|Bid||201.05 x 800|
|Ask||201.99 x 900|
|Day's range||198.48 - 201.72|
|52-week range||130.85 - 250.46|
|Beta (5Y monthly)||1.47|
|PE ratio (TTM)||10.70|
|Earnings date||13 Oct 2020 - 19 Oct 2020|
|Forward dividend & yield||5.00 (2.51%)|
|Ex-dividend date||31 Aug 2020|
|1y target est||245.79|
Goldman Sachs BDC (GSBD) doesn't possess the right combination of the two key ingredients for a likely earnings beat in its upcoming report. Get prepared with the key expectations.
(Bloomberg Opinion) -- Call it Deal Tinder. Banker Bumble. Or, perhaps more on trend with the vowel-hating naming convention of startups, simply: Bnkr. That’s not the real name, but Wall Street is building a new dealmaking app for the future of mergers and acquisitions in a social-distanced world. After all, this weekend’s flurry of deal activity shows that not even the coronavirus can stifle M&A demand for long.As air travel remains taboo, and with working from home set to be the norm for corporate offices for the foreseeable future, bankers are looking for new technologies to help their clients find transactions remotely. The Covid-19 pandemic heralded the rise of Zoom Video Communications Inc. and other videoconferencing tools, which have already been used recently by Verizon Communications Inc. and Intel Corp. to negotiate acquisitions valued at hundreds of millions of dollars. Now, Goldman Sachs Group Inc. is building a merger matchmaking app for its investment-banking clients to further aid the process, Bloomberg’s Ed Hammond reports. The app’s real name is Gemini, building off a technology that the company uses internally. (In case Goldman’s rivals are curious, “Bnkr” is still up for grabs.) The Gemini news comes on the heels of a busy deals weekend as the M&A market starts to show more signs of life. Microsoft Corp. confirmed that it’s in talks to buy the U.S. side of TikTok as the Chinese-owned social-media sensation comes under scrutiny by the Trump administration. (Tim Culpan writes that it could be “the deal of the decade.”) Germany’s Siemens Healthineers AG struck a $16.4 billion deal to acquire Varian Medical Systems Inc., a Palo Alto, California-based maker of cancer-radiation treatments, with the expectation that demand for medical procedures put off by Covid will return. Private equity firms Blackstone Group Inc. and Global Infrastructure Partners are also considering a joint bid for Kansas City Southern, a railroad operator that links Mexico and the U.S. Midwest, in what would amount to a Warren Buffett-esque bet on the U.S. economy.Gone may be the days of a handshake sealing a deal, and M&A volume globally is still down 47% this year at just $1.1 trillion. But the pandemic hasn’t altered the reasons for pursuing transactions. Interest rates remain low amid a global recession triggered by virus fears, and a lack of organic growth continues to point to consolidation across industries. As companies become more comfortable with remote work, they may embrace technology for dealmaking, too.“The bankers are road warriors, but I think they’re learning quickly that they can get a lot more done this way,” Derek Koecher, Verizon’s vice president of strategy and development, said in a June interview conducted over the BlueJeans videoconferencing software. The wireless carrier acquired BlueJeans for $400 million in April to add to its offerings for business customers.While Verizon and BlueJeans executives were able to start their negotiations in person in pre-Covid times, once the pandemic hit they were forced to become their own guinea pigs. “That time that you get with the management team — the dinners, the drop-bys, the ‘Hey, I need to come out and see you, let’s have breakfast’ – were completely gone,” Koecher said. “One thing you worry about is culture. Are you going to have the right cultural fit with people you didn’t spend a lot of face-to-face time with? We used the platform to get that management time and intimacy. It was an experiment, and it proved to be quite successful.” No travel delays, and meetings were easier to schedule. There’s also a benefit to being able to literally peer into the other person’s background on screen, a window into their life outside the formal conference-room setting, he said. Goldman says its app will show how a business stacks up against various revenue and profit metrics, as well as environmental, social and governance standards. (By the way, the Bloomberg terminal can do a lot of that, too. Bloomberg LP is the parent of Bloomberg News and Bloomberg Opinion.) That may help CEOs spot vulnerabilities and merger or spinoff opportunities before activist investors come knocking.(2) With some inspiration from social-media tools, dealmaking lives on in the Covid era. Maybe even the swipe — the cultural touchstone of millennial dating that’s led to plenty of marriages — could broker mergers next. (1) There has already been a substantial uptick in the adoption of poison-pill defenses this year.This column does not necessarily reflect the opinion of the editorial board or Bloomberg LP and its owners.Tara Lachapelle is a Bloomberg Opinion columnist covering the business of entertainment and telecommunications, as well as broader deals. She previously wrote an M&A column for Bloomberg News.For more articles like this, please visit us at bloomberg.com/opinionSubscribe now to stay ahead with the most trusted business news source.©2020 Bloomberg L.P.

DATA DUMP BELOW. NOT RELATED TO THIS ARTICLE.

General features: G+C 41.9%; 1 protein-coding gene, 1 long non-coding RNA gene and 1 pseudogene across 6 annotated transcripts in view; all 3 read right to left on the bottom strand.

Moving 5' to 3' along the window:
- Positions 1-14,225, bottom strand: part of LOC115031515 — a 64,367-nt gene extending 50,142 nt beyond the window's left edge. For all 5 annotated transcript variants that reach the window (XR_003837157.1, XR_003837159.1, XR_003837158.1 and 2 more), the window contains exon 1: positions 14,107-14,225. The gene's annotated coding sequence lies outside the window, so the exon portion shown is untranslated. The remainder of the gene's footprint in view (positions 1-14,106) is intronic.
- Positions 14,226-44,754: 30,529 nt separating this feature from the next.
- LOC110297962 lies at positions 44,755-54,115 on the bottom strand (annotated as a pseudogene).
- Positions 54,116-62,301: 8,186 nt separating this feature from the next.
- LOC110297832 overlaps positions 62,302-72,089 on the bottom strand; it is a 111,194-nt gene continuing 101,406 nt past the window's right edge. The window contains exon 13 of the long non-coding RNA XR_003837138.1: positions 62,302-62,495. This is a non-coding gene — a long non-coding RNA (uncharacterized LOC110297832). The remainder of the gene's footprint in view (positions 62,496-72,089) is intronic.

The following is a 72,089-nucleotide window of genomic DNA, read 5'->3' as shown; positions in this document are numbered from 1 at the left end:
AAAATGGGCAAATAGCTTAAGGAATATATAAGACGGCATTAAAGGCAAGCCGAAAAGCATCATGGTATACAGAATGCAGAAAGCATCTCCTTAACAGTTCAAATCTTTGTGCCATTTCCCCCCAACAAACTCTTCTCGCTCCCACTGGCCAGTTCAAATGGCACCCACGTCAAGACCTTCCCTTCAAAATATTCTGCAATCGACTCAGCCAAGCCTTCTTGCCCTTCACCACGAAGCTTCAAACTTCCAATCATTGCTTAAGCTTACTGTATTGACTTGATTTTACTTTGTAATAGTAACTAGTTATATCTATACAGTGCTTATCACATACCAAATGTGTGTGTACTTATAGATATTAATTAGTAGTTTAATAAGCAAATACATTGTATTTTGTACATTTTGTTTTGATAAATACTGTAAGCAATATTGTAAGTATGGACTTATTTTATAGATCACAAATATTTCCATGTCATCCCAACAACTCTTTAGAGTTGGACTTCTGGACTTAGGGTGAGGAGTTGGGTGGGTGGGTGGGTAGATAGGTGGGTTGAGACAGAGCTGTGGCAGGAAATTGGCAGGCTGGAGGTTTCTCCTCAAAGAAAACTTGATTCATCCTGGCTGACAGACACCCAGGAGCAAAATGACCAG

(Bloomberg) -- Goldman Sachs Group Inc. and Bank of America Corp. were left off Ant Group’s upcoming stock sale in Hong Kong because of their past work with rivals of its affiliate Alibaba, according to people familiar with the matter.Bankers have been told by senior executives at Alibaba Group Holding Ltd., which owns a third of Ant, that they should refrain from doing deals for its competitors if they want business from Jack Ma’s sprawling empire, the people said. Ant has kicked off plans to go public in Hong Kong and Shanghai in offerings that could top Saudi Aramco’s record $29 billion IPO.The directive shows that Wall Street banks are having to make early bets on which firms to stick with in China, especially as juggernauts like Alibaba and Tencent Holdings Ltd. extend their tentacles into hundreds of businesses in finance, transportation, retail and entertainment.“The duopoly issue is not unique to China, but the scale and scope of Alibaba and Tencent’s business operations create an excruciating dilemma for investment banks,” said Andy Mok, a senior research fellow at the Center for China and Globalization in Beijing. “Alibaba and Tencent’s businesses are so big, you can risk being blocked out of a significant future revenue stream.”While bankers everywhere have to be careful doing work for their clients’ rival firms, Chinese conglomerates are taking it to a new level. Even though banks have firewalls to ensure separate teams handle deals for the likes of Alibaba and Tencent, that’s proving to not be enough, the people familiar said.Chinese clients are much more likely than their counterparts in the U.S. or Europe to demand non-compete commitments as a show of loyalty, and to ensure that sensitive strategies don’t land in the hands of competitors. And with fewer deals to go around, bankers in the hyper-competitive Chinese market have little choice but to comply.Though minor distribution roles on Ant’s Hong Kong IPO are still up for grabs, those don’t offer the out-sized fees that banks can expect from leading the sale.“Competition has increased and Chinese issuers have gotten strong bargaining power,” said Bob Dodds, who worked as an investment banker at China International Capital Corp. before setting up DRP Capital Ltd. to advise on China-related deals.Goldman and Bank of America’s recent work with Alibaba rivals include $7.7 billion in stock sales for Tencent-backed Pinduoduo Inc. and JD.com Inc. in the last two years, helping these companies build their war chests to take on their larger competitor in the hotly contested e-commerce arena.The two banks have reaped at least $70 million from advising Pinduoduo and JD.com on stock deals, according to data compiled by Bloomberg. The figure doesn’t include the undisclosed fees of a $1 billion bond sale by Pinduoduo in September and the $4.5 billion secondary listing by JD.com in June.Representatives at Goldman and Bank of America declined to comment. Ant and Alibaba declined to comment in separate emailed statements.IPO BankersAnt is aggressively competing with Tencent’s WeChat Pay to maintain its dominance of China’s $29 trillion mobile payments space. It has been pitching digital payment services to the local arms of KFC Holding Co. and Marriott International Inc. as it transforms its Alipay app into an online mall for everything from loans and travel services to food delivery.Alipay’s share of mobile payments has increased for three consecutive quarters, rising to 55.1% in the fourth quarter, according to consultant iResearch. Tencent has 38.9% of the market.Ant hired Citigroup Inc., JPMorgan Chase & Co., Morgan Stanley and CICC to lead its Hong Kong IPO. The sale is expected to raise more than $10 billion and could value the firm at $200 billion, people familiar have said. Ant hasn’t selected banks for the Shanghai portion, though global firms will probably be left out because lead underwriters for any IPO on the tech-focused Star board must buy shares in the deal.Banks leading the Ant IPO in Hong Kong have fewer conflicts. While Morgan Stanley earned $6.4 million for a junior role in Pinduoduo’s stock sale last year -- about half of Goldman’s haul -- Citigroup and JPMorgan weren’t involved in those deals, Bloomberg data shows.(Adds details on Alipay and WeChat Pay’s market share in 13th paragraph. An earlier version of the story was corrected to show Ant has kicked off its IPO process.)For more articles like this, please visit us at bloomberg.comSubscribe now to stay ahead with the most trusted business news source.©2020 Bloomberg L.P.